From Boston over Geneva to Istanbul: why aren’t your employees saving your company millions?

PostApril3

What if I told you we could save your company millions of dollars? Together we identify which marketing actions are delivering revenues and which ones are not. Among the revenue drivers, we calculate the return on investment, and find ways to make less efficient campaigns better. In your new marketing plan, you scale up the hardest working media and campaigns (and reward the people behind them), improve the efficiency of other revenue drivers and cut out ineffective media and actions. Your proposed budget saves your company millions. Our predictions are mostly right, your company increases top line revenues, bottom line profits and its stock price.

Why would you not want to go ahead with this scenario? Lots of managers do not in my experience. Here are a few reasons, and what leading companies do to get around them:

1) Risk aversion: a U.S. manager told me: “I am 99% convinced that our analysis is correct in cutting our TV marketing budget by half. But if we are right and the company saves millions of dollars, I don’t get a penny more. If we are wrong and I would lose half of a market share point, I’ll be fired”

Solution: trust in profit and credit sharing: leading companies such as Procter & Gamble reward employees for taking calculated risks and punish those that fail to act on great opportunities. Managers experiment to demonstrate the effectiveness and efficiency of marketing actions. The results are a matter of public record and shared company-wide in success and failure stories. See chapter 13 in ‘It’s not the Size of the Data, It’s How You Use It’ www.notsizedata.com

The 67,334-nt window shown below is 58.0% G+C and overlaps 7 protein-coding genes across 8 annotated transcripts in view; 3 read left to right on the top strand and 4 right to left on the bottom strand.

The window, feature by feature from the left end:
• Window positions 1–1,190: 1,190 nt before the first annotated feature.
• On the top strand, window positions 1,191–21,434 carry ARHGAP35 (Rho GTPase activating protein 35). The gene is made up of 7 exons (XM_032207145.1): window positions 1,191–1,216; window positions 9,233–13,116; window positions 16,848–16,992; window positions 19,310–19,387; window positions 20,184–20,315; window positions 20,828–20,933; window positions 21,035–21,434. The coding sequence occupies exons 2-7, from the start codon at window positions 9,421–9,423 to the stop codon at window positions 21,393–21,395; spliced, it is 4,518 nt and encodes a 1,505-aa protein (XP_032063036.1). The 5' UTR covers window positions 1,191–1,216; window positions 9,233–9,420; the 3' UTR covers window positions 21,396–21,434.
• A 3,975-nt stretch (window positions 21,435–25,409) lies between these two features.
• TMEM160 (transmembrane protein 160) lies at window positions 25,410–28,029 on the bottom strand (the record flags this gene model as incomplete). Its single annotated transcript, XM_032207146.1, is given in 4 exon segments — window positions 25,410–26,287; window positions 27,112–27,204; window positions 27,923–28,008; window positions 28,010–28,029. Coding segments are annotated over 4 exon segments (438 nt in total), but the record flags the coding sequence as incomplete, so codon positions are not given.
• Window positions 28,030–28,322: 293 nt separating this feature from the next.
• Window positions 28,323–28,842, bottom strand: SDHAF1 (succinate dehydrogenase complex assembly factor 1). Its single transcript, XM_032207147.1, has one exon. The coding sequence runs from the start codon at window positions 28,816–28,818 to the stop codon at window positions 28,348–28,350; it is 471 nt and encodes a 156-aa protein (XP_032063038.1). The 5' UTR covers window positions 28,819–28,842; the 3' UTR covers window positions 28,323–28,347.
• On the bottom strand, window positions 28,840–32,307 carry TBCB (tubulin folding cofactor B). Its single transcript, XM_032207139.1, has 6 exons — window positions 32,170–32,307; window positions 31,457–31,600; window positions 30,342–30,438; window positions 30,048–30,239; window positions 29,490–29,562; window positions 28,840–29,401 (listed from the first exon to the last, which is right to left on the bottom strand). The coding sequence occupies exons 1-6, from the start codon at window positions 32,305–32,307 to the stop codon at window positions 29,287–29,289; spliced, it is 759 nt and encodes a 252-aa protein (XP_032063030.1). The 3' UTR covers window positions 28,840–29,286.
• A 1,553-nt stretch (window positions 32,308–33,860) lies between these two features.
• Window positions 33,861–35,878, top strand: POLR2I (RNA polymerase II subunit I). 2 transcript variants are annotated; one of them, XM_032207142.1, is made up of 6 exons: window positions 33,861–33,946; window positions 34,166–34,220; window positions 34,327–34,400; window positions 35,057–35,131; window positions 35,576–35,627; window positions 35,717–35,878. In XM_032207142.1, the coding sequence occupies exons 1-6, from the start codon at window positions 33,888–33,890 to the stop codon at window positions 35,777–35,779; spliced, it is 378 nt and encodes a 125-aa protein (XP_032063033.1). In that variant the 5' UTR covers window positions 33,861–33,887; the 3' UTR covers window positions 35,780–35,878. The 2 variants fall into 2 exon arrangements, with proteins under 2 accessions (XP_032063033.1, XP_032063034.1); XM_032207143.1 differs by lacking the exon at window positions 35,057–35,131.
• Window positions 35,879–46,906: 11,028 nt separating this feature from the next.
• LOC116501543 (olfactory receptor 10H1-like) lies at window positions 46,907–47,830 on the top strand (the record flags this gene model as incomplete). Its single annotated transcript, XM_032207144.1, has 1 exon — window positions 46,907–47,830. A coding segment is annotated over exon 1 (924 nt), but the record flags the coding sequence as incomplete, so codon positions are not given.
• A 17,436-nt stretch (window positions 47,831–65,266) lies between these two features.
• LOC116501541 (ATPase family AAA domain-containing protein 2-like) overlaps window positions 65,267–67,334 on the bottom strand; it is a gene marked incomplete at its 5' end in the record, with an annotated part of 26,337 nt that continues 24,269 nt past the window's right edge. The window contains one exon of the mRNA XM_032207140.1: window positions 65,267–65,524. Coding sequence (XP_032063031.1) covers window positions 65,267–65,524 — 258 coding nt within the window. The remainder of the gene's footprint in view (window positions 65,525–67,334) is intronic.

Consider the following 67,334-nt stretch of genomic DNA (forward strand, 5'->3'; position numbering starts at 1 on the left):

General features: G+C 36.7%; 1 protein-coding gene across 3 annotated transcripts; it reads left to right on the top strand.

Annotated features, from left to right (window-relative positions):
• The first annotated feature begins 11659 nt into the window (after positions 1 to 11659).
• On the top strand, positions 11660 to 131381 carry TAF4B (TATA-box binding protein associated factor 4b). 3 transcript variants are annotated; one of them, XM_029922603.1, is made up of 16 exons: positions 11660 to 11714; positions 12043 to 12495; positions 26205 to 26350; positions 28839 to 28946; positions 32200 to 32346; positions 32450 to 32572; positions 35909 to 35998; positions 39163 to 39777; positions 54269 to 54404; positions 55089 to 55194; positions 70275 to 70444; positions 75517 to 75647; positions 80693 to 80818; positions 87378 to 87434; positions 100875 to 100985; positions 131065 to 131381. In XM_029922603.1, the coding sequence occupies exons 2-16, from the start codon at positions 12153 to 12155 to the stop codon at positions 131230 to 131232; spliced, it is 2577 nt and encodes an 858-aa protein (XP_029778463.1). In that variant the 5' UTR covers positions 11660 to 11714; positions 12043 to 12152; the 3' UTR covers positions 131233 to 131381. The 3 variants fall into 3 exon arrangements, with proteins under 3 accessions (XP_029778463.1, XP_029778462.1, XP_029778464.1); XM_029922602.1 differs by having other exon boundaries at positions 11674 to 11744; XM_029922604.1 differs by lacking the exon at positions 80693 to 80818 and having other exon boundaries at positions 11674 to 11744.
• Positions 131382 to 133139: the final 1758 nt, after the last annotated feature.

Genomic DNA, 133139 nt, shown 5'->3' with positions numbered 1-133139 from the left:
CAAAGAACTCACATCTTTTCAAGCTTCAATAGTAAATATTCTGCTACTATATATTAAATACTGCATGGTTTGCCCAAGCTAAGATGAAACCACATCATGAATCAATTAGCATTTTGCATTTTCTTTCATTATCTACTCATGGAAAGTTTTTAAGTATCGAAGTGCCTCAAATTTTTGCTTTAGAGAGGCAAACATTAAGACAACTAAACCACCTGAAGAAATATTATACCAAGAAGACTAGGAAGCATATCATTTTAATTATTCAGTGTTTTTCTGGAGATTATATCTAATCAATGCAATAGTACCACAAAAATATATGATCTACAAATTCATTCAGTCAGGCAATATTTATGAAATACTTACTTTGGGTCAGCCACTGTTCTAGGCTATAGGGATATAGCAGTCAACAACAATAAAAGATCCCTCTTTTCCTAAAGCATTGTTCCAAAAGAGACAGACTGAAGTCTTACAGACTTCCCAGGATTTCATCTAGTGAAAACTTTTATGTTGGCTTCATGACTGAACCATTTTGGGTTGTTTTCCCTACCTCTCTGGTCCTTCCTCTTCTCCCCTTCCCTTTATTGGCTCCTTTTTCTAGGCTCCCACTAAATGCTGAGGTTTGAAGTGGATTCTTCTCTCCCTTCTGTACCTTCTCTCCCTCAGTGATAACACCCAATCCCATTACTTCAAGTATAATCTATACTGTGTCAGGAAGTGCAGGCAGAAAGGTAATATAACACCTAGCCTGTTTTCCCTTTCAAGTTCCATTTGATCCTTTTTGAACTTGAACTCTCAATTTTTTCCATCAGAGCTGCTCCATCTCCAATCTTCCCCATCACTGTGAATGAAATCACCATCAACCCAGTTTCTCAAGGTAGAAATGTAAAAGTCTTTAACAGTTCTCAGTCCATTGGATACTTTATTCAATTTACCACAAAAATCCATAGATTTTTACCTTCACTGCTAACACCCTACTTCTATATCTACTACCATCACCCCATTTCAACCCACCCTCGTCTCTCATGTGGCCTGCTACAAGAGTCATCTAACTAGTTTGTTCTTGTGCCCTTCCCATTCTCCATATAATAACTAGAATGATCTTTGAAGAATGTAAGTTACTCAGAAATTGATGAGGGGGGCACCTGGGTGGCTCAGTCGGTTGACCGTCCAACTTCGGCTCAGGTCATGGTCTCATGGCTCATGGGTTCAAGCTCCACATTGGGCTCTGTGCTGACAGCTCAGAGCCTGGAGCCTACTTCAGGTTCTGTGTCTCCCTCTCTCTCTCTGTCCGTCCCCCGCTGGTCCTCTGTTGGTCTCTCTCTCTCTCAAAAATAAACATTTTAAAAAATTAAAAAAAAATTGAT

2) Fear of math models: a European CEO of a midsized company was interested in marketing analytics, but feared he would never get the mathematics behind the model results. How could he (ask his employees) to take action based on results that did not fully corresponded to simple intuition?

Solution: dashboards: to drive your car, you don’t need to know precisely how your car’s engine works. In “Smarter Marketing with Analytics and Dashboards”, you learn how to translate models into user-friendly dashboards. This allows decision makers to run ‘what-if’ scenarios on their laptops and get comfortable with various scenarios…developing trust in the underlying model without seeing the math.

3) Fear of losing face: an Asian manager got very excited when she realized her most challenging problems were a perfect fit for marketing analytics. Unfortunately, she did not know for sure where or from whom to obtain the perfect data in her company, and she did not want to look bad in the eyes of the consultant or her boss.

Solution: demonstrate to your employees that data need not be perfect to improve decision making. In marketing, it is better to be vaguely right than precisely wrong: getting good-enough proxies on all important factors is better than not trying at all, and helps you improve your measurement over time.

So what have we learned? Risk aversion, the fear of models and the fear of losing face keep your employees from acting on insights and making/saving your company millions. Embrace a culture of accountability, train them in analytics and dashboards and show them that small improvements with small data outshine big errors with big data. Above all, walk the talk and lead the way!

 

Prof. Koen Pauwels

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